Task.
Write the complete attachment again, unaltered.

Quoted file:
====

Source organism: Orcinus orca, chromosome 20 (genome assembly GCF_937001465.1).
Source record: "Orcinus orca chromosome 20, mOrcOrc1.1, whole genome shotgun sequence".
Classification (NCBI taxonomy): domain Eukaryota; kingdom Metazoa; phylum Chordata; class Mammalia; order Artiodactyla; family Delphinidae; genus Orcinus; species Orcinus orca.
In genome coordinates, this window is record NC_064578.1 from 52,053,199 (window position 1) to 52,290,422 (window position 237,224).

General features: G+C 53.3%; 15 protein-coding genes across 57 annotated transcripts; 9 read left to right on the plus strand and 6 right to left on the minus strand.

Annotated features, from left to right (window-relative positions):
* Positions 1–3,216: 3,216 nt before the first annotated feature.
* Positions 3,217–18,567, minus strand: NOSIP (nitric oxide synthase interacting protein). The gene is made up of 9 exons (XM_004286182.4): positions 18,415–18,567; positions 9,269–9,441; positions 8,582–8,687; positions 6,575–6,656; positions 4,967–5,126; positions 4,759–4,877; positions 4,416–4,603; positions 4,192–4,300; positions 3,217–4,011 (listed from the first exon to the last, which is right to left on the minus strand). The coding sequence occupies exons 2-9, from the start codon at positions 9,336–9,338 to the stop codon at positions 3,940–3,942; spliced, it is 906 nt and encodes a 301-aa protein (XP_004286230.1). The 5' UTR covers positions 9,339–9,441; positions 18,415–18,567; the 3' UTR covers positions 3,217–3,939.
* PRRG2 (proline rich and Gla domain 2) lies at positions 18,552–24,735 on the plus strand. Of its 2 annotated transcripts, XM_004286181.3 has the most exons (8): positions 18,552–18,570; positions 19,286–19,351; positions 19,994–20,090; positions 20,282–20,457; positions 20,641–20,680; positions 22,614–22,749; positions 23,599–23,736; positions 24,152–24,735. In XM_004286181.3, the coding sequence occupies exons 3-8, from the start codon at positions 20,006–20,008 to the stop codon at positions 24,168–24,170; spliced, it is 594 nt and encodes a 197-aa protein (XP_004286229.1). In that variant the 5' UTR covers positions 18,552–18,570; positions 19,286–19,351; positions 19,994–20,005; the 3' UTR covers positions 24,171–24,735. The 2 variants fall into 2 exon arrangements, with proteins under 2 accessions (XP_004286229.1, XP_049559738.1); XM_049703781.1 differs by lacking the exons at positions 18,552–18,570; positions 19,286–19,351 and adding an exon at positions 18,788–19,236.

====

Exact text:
Source organism: Orcinus orca, chromosome 20 (genome assembly GCF_937001465.1).
Source record: "Orcinus orca chromosome 20, mOrcOrc1.1, whole genome shotgun sequence".
Classification (NCBI taxonomy): domain Eukaryota; kingdom Metazoa; phylum Chordata; class Mammalia; order Artiodactyla; family Delphinidae; genus Orcinus; species Orcinus orca.
In genome coordinates, this window is record NC_064578.1 from 52,053,199 (window position 1) to 52,290,422 (window position 237,224).

General features: G+C 53.3%; 15 protein-coding genes across 57 annotated transcripts; 9 read left to right on the plus strand and 6 right to left on the minus strand.

Annotated features, from left to right (window-relative positions):
* Positions 1–3,216: 3,216 nt before the first annotated feature.
* Positions 3,217–18,567, minus strand: NOSIP (nitric oxide synthase interacting protein). The gene is made up of 9 exons (XM_004286182.4): positions 18,415–18,567; positions 9,269–9,441; positions 8,582–8,687; positions 6,575–6,656; positions 4,967–5,126; positions 4,759–4,877; positions 4,416–4,603; positions 4,192–4,300; positions 3,217–4,011 (listed from the first exon to the last, which is right to left on the minus strand). The coding sequence occupies exons 2-9, from the start codon at positions 9,336–9,338 to the stop codon at positions 3,940–3,942; spliced, it is 906 nt and encodes a 301-aa protein (XP_004286230.1). The 5' UTR covers positions 9,339–9,441; positions 18,415–18,567; the 3' UTR covers positions 3,217–3,939.
* PRRG2 (proline rich and Gla domain 2) lies at positions 18,552–24,735 on the plus strand. Of its 2 annotated transcripts, XM_004286181.3 has the most exons (8): positions 18,552–18,570; positions 19,286–19,351; positions 19,994–20,090; positions 20,282–20,457; positions 20,641–20,680; positions 22,614–22,749; positions 23,599–23,736; positions 24,152–24,735. In XM_004286181.3, the coding sequence occupies exons 3-8, from the start codon at positions 20,006–20,008 to the stop codon at positions 24,168–24,170; spliced, it is 594 nt and encodes a 197-aa protein (XP_004286229.1). In that variant the 5' UTR covers positions 18,552–18,570; positions 19,286–19,351; positions 19,994–20,005; the 3' UTR covers positions 24,171–24,735. The 2 variants fall into 2 exon arrangements, with proteins under 2 accessions (XP_004286229.1, XP_049559738.1); XM_049703781.1 differs by lacking the exons at positions 18,552–18,570; positions 19,286–19,351 and adding an exon at positions 18,788–19,236.